Weak demand for FCC’s 5G mid-band auction hands T-Mobile a win-win

Did you ever wonder why T-Mobile was willing to spend $26 billion to buy Sprint? You didn’t think it was because T-Mobile badly wanted its rivals’ stores, customer list, and operations, did you? Did you? T-Mobile wanted the hoard of 2.5GHz mid-band spectrum that Sprint owned and it wanted it for a specific reason. Unlike Verizon and AT&T, both of which started their 5G build-out by working with their mmWave spectrum first, T-Mobile had a better plan.

T-Mobile’s purchase of Sprint was a shrewd move and the reason why it is arguably number one in 5G

What T-Mobile realized was that the short distances that mmWave signals travel would increase the time it would take Verizon and AT&T to build its 5G platform. Instead, the nation’s second-largest carrier started building its nationwide 5G first using the low-band airwaves it paid $7.9 billion for during the FCC’s 2017 auction. The problem with low-band is that while it covers great distances and penetrates structures with ease, it cannot deliver blinding fast 5G service.

So in a shrewd move that has defined 5G in the United States, T-Mobile bought Sprint and took control of its target’s 2.5GHz mid-band spectrum. Mid-band, as it turned out, is perfect for 5G because while the signals don’t travel as far as low-band, they do travel much greater distances than mmWave. And while they can’t deliver the super fast 5G speeds found with mmWave, they still can provide users with download speeds 10 times faster than 4G LTE.
The FCC has been trying to alleviate the shortage of mid-band spectrum in the states by auctioning off more 2.5GHz airwaves. Fierce Wireless reports that round 15 of the auction (known as Auction 108) just ended with a total of $170.9 million received in bids. You might expect to see heavy demand for this auction, but of the 8,017 licenses up for grabs, only 1,913 have received multiple bids leaving the majority of the licenses (5,943) with just one solo bidder.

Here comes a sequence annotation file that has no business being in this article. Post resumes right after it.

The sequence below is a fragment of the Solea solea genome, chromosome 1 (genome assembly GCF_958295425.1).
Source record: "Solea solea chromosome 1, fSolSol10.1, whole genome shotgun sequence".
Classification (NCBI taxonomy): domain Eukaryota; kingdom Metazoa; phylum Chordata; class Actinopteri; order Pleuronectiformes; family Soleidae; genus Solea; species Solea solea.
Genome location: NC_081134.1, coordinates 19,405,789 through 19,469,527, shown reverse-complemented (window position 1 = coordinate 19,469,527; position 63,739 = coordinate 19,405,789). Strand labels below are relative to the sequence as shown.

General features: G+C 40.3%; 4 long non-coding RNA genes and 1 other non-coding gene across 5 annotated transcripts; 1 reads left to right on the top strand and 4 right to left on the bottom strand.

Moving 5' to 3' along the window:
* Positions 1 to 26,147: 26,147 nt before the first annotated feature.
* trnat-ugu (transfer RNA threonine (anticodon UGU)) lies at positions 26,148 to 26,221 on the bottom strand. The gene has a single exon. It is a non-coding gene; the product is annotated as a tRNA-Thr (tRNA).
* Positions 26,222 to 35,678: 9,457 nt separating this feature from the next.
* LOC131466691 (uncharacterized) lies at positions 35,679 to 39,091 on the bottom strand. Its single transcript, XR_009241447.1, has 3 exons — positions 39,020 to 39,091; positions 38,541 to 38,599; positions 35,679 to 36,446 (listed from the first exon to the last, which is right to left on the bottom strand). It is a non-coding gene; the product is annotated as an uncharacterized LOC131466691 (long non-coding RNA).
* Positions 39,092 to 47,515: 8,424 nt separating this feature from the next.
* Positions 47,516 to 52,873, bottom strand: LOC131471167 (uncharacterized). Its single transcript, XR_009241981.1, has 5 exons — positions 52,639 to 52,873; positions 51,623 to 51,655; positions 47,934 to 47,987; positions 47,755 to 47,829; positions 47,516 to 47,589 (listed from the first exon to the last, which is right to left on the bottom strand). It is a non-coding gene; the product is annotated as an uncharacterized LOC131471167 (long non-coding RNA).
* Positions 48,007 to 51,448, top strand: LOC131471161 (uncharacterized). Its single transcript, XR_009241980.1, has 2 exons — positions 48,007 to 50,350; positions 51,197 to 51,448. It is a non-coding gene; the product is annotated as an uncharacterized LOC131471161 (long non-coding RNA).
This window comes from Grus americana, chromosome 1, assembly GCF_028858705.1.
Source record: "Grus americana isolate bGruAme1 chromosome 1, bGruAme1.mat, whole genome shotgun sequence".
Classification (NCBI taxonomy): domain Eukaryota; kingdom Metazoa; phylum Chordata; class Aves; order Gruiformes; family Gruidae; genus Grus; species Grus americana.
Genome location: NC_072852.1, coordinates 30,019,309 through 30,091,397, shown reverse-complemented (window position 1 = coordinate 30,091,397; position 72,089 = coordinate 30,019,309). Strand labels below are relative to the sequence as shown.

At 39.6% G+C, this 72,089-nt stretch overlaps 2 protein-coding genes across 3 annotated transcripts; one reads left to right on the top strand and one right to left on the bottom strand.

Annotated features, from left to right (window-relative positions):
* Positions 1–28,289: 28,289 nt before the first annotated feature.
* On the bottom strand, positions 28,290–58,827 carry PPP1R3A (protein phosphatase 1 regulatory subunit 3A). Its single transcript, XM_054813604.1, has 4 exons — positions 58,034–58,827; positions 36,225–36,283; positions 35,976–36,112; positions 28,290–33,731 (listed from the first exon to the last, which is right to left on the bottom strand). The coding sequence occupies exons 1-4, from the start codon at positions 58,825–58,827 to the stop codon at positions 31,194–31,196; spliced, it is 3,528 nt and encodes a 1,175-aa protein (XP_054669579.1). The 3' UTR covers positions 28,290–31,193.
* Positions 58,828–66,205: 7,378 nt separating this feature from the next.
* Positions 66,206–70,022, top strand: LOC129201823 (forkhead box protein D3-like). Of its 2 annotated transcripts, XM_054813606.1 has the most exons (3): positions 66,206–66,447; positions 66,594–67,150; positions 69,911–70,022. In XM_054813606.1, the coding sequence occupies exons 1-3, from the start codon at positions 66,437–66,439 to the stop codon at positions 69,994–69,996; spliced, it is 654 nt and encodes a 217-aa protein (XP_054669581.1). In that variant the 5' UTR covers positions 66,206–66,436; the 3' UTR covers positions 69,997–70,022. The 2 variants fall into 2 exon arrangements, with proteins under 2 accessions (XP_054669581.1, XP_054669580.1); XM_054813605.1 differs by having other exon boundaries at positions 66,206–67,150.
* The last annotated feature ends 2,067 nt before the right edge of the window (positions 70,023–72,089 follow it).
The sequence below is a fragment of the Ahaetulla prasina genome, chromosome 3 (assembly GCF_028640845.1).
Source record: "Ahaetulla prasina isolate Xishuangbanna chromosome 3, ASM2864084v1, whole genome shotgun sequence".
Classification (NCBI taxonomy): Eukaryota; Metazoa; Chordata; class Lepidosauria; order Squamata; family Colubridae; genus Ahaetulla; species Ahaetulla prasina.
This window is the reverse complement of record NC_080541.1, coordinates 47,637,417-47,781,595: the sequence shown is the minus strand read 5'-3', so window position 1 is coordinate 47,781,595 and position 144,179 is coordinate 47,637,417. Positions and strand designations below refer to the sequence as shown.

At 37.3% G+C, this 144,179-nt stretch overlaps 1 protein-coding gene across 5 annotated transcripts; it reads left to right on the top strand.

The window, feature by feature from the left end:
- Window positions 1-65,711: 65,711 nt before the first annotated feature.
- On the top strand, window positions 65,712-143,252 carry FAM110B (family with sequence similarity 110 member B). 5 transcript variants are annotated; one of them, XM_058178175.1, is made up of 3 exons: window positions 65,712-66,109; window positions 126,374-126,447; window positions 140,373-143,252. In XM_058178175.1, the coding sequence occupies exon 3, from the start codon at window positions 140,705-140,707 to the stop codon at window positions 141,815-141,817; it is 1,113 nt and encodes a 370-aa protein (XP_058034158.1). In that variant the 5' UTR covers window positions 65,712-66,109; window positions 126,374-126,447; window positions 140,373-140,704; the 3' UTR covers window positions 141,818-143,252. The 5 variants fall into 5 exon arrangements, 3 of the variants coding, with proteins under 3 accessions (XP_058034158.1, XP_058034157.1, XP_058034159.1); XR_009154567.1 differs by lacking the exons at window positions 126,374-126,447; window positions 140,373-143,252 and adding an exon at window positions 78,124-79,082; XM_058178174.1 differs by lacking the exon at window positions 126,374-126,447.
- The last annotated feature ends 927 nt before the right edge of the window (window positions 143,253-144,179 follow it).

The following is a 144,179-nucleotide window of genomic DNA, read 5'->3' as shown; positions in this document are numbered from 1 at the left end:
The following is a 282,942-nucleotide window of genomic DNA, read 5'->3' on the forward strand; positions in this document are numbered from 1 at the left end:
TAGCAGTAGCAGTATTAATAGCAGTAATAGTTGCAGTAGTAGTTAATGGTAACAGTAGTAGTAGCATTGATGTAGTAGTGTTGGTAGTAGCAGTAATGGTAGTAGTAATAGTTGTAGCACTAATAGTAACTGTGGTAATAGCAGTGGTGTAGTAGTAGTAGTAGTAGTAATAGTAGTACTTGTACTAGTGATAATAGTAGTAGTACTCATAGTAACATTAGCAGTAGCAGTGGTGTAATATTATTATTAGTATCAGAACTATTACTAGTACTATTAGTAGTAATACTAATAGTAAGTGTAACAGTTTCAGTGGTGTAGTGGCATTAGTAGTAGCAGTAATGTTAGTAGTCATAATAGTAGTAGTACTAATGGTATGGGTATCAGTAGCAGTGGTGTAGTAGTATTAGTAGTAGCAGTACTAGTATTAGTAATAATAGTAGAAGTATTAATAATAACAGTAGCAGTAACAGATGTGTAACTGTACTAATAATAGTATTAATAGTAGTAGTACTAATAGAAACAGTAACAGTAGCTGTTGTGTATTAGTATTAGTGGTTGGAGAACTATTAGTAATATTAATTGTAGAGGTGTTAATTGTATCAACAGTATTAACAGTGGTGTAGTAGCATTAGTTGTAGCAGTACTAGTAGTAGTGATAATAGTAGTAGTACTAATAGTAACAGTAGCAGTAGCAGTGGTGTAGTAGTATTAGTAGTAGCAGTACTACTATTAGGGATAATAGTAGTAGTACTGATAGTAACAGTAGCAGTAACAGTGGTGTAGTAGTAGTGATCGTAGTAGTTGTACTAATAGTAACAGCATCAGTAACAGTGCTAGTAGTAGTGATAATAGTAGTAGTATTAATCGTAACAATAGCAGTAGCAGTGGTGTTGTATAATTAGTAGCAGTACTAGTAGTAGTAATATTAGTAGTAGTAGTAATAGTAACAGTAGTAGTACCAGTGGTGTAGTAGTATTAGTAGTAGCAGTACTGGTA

The soft demand, surprising as it is, has forced the FCC to institute some changes to the bidding process. The bidding rounds will now consist of four one-hour periods instead of two two-hour rounds. This change will take place starting today. The results were called “abysmal” by New Street Research, a Wall Street firm that focuses its analysis on telecom and technology.

The auction should be a “win-win” for T-Mobile

New Street sharply axed its estimates for Auction 108 from estimated proceeds of $3.4 billion to a revised forecast of $750 million. The research firm added that this is a conservative forecast and that the actual receipts may be in the neighborhood of $200 million. New Street sees T-Mobile scoring a major win-win.

Not only does it appear that T-Mobile will win most of the licenses up for bid, it also will do so by spending a lot less money than the company anticipated. When this writer started writing for PhoneArena back in 2009, he was a lot younger man T-Mobile was dead last among the four majors. It was the last to offer 3G and the last to deliver 4G. Now it is considered the most innovative of the major U.S. wireless providers and is arguably the 5G leader in the states.

One reason for the lack of demand for the 2.5GHz auction is that only 20% of the 8,017 licenses being auctioned off are considered to be “clean.” According to New Street, that means that the winner of those licenses doesn’t have to worry about interfering with the incumbent operator in that region. Since T-Mobile is the incumbent operator on the majority of the licenses up for bid, other bidders have no idea how long they might have to wait to access or re-lease parts of the remaining 80% of the licenses being auctioned off.

The auction is expected to end at the middle of next month, but could be cut short due to the weak demand.


Source: phonearena.com

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